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the trouble with tragedy (sparked by Amelie)

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Jan. 11th, 2002 | 02:42 am
mood: apatheticapathetic
music: cole porter - White Tie And Tails

In an intermittent conversation on the nature of self and life with vanillahyacinth it came to light that my personality has tendencies "to analyze, take strolls, look for logical conclusions or declarations [I] can make and have a tendency toward bitterness," while her opinion of herself states "I float around, drift, mull, burn, sometimes explode, and wallow."

At first, I recoiled from this thought, as I fancy myself a moody dreamer. While the terms are true, it paints a picture of me as a very computer-like person who misses out on both the great joys and sorrows of life. And that I don't agree with. I do feel many emotions, and I have been known to explode, it's just that when I explode it tends to not be something which I allow other people to see. I suppose that I implode more than explode if I am to be truly accurate. I have the temperment of a sensitive artist and the analytical mind of a scientist. And I tend to operate in one mode or the other since the two seem often to work against each other. Since the most efficient and least taxing mode of being (for me) is to remain in a detached scientific state, I tend to seem very steady headed and even-handed, with my feet planted quite firmly on the ground. (Stuck in the mud, says my second self).

I explain this now by saying that my life is tempered by a tragedy. What happens when you live with a situation that is quite literally life and death every day is that all else gets put into perspective and to cope and continue with life, a part of the mind develops that insists that if you're not going to die from it, it's not so important. And such a mentality is very useful for keeping one's feet on the ground.

There will be time to dream later, time to reflect, time to wallow, time to drift.

While the thought pattern emerged first from my mother's disease, it carries over into the rest of life. There was no use in wallowing or suffering of self-pitying over a situation which I couldn't change and knew I couldn't change. I have hope that things will get better, but as my mother has not yet been off of chemo for more than a year since she was diagnosed seven and a half years ago, I have come to accept her being sick as part of reality, and the only way to cope with such a thing is to grin, bear it, and move forward. Self-pity will only send me into a spiral of depression and depression is not a state in which I enjoy spending time.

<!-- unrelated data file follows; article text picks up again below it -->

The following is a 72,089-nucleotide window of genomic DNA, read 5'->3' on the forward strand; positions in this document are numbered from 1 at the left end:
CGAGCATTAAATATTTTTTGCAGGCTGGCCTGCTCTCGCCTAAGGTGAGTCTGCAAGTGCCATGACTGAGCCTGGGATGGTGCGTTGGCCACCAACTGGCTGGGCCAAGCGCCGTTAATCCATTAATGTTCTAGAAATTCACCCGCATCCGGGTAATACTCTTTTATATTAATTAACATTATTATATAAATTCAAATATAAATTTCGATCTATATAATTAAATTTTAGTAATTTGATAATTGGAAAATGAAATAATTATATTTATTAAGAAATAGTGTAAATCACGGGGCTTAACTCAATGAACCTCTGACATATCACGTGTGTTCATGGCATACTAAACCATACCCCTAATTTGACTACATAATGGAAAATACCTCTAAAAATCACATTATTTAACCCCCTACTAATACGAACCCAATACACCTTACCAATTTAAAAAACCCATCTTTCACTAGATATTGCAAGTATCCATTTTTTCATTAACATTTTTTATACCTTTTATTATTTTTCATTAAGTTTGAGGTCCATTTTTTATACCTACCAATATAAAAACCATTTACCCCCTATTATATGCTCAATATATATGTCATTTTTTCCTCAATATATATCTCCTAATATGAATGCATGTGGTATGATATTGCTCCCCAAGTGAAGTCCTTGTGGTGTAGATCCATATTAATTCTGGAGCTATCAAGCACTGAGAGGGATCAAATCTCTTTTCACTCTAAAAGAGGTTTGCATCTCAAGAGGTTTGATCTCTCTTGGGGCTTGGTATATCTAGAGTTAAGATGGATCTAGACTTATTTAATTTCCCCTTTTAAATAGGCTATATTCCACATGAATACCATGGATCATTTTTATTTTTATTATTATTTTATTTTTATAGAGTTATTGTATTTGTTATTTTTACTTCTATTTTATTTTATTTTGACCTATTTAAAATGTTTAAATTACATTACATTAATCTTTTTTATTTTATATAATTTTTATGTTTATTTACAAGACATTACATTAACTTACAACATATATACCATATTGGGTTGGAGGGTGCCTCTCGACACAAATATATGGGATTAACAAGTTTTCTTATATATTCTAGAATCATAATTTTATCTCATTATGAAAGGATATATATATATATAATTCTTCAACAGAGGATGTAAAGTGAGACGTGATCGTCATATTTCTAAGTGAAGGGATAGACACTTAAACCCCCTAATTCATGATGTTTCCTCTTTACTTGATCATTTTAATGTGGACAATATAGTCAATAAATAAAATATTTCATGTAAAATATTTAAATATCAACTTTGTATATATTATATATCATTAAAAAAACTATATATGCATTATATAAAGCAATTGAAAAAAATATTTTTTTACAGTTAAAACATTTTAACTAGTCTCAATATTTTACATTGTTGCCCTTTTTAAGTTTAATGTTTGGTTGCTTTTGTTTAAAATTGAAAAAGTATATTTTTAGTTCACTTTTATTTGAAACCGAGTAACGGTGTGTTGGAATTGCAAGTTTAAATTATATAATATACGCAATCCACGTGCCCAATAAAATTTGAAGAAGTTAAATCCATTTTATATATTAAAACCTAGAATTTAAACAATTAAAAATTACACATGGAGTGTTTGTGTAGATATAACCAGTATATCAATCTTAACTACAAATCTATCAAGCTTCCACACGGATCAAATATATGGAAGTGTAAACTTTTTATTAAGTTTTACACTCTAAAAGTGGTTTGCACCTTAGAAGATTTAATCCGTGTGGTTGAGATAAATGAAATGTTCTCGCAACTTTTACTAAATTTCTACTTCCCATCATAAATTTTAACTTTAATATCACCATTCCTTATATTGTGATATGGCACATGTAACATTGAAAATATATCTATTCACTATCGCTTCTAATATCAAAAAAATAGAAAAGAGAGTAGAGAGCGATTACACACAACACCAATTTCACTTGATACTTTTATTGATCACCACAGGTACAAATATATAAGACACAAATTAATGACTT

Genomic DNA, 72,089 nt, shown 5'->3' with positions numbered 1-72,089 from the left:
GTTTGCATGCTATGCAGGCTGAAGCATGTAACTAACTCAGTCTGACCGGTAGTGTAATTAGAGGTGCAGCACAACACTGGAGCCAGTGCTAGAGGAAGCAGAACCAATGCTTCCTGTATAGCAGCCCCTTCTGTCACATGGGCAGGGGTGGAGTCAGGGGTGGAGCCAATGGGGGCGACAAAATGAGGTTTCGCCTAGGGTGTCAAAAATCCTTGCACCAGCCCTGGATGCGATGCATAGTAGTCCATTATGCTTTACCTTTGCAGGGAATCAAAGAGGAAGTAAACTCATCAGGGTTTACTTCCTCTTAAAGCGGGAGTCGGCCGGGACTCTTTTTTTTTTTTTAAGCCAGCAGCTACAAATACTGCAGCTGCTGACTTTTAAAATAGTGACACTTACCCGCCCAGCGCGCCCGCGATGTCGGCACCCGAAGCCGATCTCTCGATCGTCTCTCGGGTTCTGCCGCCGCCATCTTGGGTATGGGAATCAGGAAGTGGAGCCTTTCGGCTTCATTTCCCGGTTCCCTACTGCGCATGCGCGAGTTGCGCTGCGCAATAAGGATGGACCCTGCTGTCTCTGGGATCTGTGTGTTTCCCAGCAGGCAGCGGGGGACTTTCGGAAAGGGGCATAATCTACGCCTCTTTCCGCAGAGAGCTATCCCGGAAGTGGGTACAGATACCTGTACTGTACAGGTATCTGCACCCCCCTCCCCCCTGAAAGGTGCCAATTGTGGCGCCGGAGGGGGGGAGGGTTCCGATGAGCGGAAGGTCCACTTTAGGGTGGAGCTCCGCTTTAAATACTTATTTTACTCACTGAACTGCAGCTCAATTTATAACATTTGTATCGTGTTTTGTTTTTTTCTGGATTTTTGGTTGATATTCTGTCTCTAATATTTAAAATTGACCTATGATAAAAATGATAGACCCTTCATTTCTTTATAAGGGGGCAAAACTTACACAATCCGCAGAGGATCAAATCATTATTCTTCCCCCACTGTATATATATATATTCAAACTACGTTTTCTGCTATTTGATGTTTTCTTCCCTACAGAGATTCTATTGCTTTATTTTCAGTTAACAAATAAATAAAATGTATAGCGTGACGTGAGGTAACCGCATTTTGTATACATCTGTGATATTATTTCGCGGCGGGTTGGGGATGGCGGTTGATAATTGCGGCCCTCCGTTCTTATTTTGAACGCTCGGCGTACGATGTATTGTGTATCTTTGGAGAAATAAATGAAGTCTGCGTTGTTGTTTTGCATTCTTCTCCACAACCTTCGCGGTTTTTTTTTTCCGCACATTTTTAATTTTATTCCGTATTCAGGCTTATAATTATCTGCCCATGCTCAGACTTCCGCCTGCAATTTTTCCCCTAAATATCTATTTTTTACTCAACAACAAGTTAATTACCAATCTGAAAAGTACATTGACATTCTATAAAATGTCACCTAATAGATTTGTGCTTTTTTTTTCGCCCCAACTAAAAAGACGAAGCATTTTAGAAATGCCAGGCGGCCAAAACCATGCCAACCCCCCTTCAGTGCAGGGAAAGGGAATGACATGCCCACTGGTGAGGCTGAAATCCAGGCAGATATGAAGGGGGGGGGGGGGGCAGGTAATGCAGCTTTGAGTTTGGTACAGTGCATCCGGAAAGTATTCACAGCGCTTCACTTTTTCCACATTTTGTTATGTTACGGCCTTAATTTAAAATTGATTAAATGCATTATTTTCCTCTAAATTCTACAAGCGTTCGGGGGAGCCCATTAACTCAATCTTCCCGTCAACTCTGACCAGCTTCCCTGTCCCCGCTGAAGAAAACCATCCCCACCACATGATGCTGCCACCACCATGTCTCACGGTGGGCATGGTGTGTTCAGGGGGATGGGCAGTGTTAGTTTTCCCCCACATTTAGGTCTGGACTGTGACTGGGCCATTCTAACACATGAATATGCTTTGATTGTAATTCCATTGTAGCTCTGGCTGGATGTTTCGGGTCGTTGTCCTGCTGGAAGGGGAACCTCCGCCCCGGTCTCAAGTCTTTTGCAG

That mentality, that idea that it is of no use to let myself float or drift carries over into the rest of my life. And so I stay for the most part very steady -- not because I want to, but because I have to.

But now and again, my dreams creep out -- the self that wants to dance in the clouds and take risks and just be wild and emotional surfaces. Perhaps that is why I connected so well with Amelie. I am that character -- I am the person who loves to help other people and arrange for things to work well for them (or to plan revenge on those who I don't like so well -- not damaging but annoying revenge). I am fond of plans and strategems and will take risks for others, but never for myself.

I will encourage people and encourage them and encourage them to chase after the people they want to be with, and yet I won't do the same for myself. I will try to befriend a boy I like, but that is as much initiative as I will take. I tried to ask someone out once, but that proved humiliating and now I am not brave enough to try again. And I am comfortable with my gregarious but introverted existance, or rather, comfortable enough with it that I will hold on to my dreams and wait for them to come true. Because I'm afraid to step out onto that limb and take that risk.

I need to get some courage or something

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Comments {1}

Vanillahyacinth

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from: vanillahyacinth
date: Jan. 12th, 2002 07:21 am (UTC)
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Aha! And similarly, my ex and my ex-roommate have both seemed emotionless to me, even though they certainly do feel emotions. I can see the imploding thing. The similarity between you and them is greater than I previously noticed. In fact, what you said about "the most efficient and least taxing mode of being" applies perfectly to why J. is the way he is, I just realized.

And regarding your last sentence, you do have courage, my dear...isn't that established in the rest of your entry? *hug*

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